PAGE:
Henry Rollins Is Begging You to Vote | Music | Phoenix | Phoenix New Times | The Leading Independent News Source in Phoenix, Arizona

Henry Rollins Is Begging You to Vote

Henry Rollins says he is down on bended knee, begging you — to vote. It may be hard to imagine Rollins — muscle-bound, sweaty, tattooed — begging, with his furrowed-brow intensity, for anything. But he's known for being a man of a thousand media, showing he'll get his point across...

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Henry Rollins says he is down on bended knee, begging you — to vote.

It may be hard to imagine Rollins — muscle-bound, sweaty, tattooed — begging, with his furrowed-brow intensity, for anything. But he's known for being a man of a thousand media, showing he'll get his point across any way he can. Though his career began as the singer for D.C. punk band Black Flag and later his metal project Rollins Band, he's built the bulk of his massive fan base on copious spoken-word tours (his current tour is something like his 32nd), writing books (including Get in the Van, which he read and recorded to win the 1995 Grammy for Best Spoken Word album), appearing on television (Full Metal Challenge on TLC, The Henry Rollins Show on IFC), and taking roles in movies (The Chase, Heat, Lost Highway). He's become more of an artist-advocate/pop culture personality than he ever was a singer — because he is driven, dammit, and this election year, he wants to drive voters to the polls.

"I implore them to vote. Emphatically," Rollins says, speaking via phone from his Los Angeles office. "This is your country; this is your time. Do this. [People might say] 'Well, I don't know who to vote for.' Get an opinion. It's easy. They give them away like free kittens at a church bazaar."

And if you need help picking out an opinion, Rollins has a surplus of his own, which he shares on "The Recountdown Tour," his latest cross-county trek, which makes a stop in Tempe on October 8.

"It won't pertain so much to Bush and the election, but it is my last chance to take a lap around my beloved America with Bush still in office, because no matter what happens after Election Day, America will be very different. I wanted one last chance, since me and the president have been so close for the last eight years," Rollins deadpans.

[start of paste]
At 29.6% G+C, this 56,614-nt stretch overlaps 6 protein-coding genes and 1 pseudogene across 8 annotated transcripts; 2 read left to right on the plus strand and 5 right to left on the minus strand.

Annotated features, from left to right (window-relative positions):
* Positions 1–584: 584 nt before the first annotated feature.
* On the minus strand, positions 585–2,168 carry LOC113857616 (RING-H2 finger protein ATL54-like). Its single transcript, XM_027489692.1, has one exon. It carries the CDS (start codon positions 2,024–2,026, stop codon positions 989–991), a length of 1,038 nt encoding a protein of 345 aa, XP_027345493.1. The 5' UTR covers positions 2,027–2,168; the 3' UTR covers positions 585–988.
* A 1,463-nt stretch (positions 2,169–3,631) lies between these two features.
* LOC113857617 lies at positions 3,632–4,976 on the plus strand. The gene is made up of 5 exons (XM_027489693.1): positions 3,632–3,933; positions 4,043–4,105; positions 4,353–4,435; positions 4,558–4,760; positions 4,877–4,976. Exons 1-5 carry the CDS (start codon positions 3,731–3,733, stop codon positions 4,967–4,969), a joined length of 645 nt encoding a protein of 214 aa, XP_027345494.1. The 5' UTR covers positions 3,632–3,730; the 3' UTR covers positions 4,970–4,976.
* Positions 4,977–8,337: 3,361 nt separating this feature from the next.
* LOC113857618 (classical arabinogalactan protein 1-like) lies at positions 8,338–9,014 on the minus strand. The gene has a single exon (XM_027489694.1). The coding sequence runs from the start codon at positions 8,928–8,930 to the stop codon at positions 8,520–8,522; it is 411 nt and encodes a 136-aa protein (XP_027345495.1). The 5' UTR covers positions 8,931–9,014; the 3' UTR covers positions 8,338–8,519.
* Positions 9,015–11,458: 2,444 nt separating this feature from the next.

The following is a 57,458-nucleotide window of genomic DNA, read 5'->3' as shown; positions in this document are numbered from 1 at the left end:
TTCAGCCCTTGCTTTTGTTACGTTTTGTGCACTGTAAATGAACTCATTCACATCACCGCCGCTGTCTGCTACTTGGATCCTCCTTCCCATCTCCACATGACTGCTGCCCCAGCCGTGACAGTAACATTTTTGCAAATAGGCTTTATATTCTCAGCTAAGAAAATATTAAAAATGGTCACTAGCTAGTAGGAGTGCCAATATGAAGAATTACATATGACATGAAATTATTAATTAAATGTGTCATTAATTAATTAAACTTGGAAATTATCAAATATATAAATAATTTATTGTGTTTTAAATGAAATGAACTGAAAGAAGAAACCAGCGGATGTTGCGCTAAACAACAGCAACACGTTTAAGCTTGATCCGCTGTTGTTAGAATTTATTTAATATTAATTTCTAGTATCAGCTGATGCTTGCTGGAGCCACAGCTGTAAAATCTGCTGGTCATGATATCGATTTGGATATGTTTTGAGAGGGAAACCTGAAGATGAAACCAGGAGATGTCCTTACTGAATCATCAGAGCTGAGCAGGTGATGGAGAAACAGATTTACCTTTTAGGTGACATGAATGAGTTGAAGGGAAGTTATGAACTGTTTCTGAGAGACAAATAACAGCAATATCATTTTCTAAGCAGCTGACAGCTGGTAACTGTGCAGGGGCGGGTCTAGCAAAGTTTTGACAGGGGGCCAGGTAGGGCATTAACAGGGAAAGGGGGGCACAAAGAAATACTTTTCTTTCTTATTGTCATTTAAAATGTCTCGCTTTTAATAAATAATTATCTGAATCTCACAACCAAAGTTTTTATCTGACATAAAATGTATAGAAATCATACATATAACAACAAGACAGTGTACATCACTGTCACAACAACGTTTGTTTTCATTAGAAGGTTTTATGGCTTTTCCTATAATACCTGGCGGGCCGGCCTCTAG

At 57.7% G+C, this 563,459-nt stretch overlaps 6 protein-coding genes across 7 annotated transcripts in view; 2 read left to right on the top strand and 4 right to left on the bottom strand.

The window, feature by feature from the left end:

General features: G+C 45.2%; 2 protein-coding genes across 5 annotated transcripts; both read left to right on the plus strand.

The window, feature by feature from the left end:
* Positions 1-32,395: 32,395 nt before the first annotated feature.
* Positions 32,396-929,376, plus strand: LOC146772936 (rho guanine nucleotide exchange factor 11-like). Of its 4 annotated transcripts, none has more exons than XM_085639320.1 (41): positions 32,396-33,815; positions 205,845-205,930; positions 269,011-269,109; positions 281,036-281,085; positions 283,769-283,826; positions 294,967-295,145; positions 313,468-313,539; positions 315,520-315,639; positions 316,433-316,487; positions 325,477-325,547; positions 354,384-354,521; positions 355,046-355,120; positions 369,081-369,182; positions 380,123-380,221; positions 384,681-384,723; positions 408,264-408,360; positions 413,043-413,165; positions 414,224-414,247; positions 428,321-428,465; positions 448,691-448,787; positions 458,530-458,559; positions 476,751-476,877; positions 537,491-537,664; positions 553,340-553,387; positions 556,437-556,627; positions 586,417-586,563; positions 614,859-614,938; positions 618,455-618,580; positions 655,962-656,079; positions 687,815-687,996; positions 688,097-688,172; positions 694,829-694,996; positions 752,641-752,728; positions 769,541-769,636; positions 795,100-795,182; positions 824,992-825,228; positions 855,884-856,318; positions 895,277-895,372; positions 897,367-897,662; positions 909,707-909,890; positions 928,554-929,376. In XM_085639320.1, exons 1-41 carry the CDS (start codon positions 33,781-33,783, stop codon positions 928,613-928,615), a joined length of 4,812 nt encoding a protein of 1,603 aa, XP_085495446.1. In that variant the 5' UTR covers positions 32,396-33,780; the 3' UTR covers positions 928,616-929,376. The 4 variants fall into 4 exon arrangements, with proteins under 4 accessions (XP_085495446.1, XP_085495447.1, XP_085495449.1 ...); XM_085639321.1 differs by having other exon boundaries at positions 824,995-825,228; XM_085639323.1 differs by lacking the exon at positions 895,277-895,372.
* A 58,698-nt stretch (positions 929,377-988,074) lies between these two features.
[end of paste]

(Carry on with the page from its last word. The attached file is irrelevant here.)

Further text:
"We can't get away from quoting Bush and his particularly interesting use of the English language — kind of like a drunken frat boy bushwhacking through neighbors' hedges trying to get back to the frat house, or a man holding an angry reel," Rollins says. "And now that Karl Rove has gone back to Texas to spend more time with his family, the president cannot manage, groom, and corral the words that wander around the intellectual wasteland of his mind, and so now everything that comes out of his mouth is on par with e.e. cummings or a surrealist poet from France in the last century. He's fascinating on the stump now."

Not that Rollins doesn't have sympathy for others in the George W. Bush camp. "If I were in [Laura Bush's] shoes, I'd be playing Tammy Wynette records and pining for the hills," he says.

In addition to poignantly poking fun at politicos, a big part of Rollins' show is relating his personal experiences and travels, and he's got plenty to talk about on that end. He just returned from extensive journeys through Iran, Syria, Lebanon, Pakistan, Cambodia, Vietnam, South Africa, Northern Ireland, and Burma. "I just finished driving 1,200 miles on the roads — on the non-roads — of Burma," Rollins says. "My fillings are still rattling in my teeth from the bone-breaking rides we took."

Part of Rollins' wanderlust was documentaries — he just finished filming three of them for the Independent Film Channel, towing cameras with him to Cape Town, South Africa, Northern Ireland, and the Lower Ninth Ward of New Orleans (although Rollins admits he "has no idea what IFC is going to do" with the docs yet). His numerous visits to the Middle East usually revolve around entertaining U.S. troops and visiting them in hospitals.

"The soldiers I like. I just don't support the mission. The troops don't make policy. They take orders. So having a beef with a soldier about the war is like having a beef with a cop about the law — they're really not the ones to take your grievance to," Rollins says. "And so when the USO called and said, 'Hey, do you wanna go out in the middle of nowhere and support the troops?' I said, 'Yeah, I'll go.' Infantry I like. Those who dispatch them to Baghdad, I have some major disagreements with. Many USO tours later — and many visits to Walter Reed Army Medical Center hanging out with boys in their 20s, with all parts of their anatomy torn from them — I like them more and more, and I hate this invasion and occupation more and more."

Rollins is also outspoken about gay rights, and all the controversy surrounding same-sex marriage.

"If Bill and Tom wanna get married, as an American, I don't care. They're not having their honeymoon in my bed," he says. "And the fact that homosexuality is a reality — like water and shoes — there's nothing really to get upset about. It's not spread like a virus or communism. There's just some gay people, all over the world. To me, it's as stupid as racism. What's your problem with these people? They're so not hurting your life. It's not your sexual orientation that makes you a pain in the ass on the way to Disneyland."

Though he tours tirelessly and is constantly taking up multiple projects for myriad causes, Rollins seems to find humor in the idea that, because he voices an opinion on issues and works toward his visions of a free society, he's an "activist."

"I don't think I'm an 'activist,'" Rollins says. "I just think I'm an American burdened with common sense."

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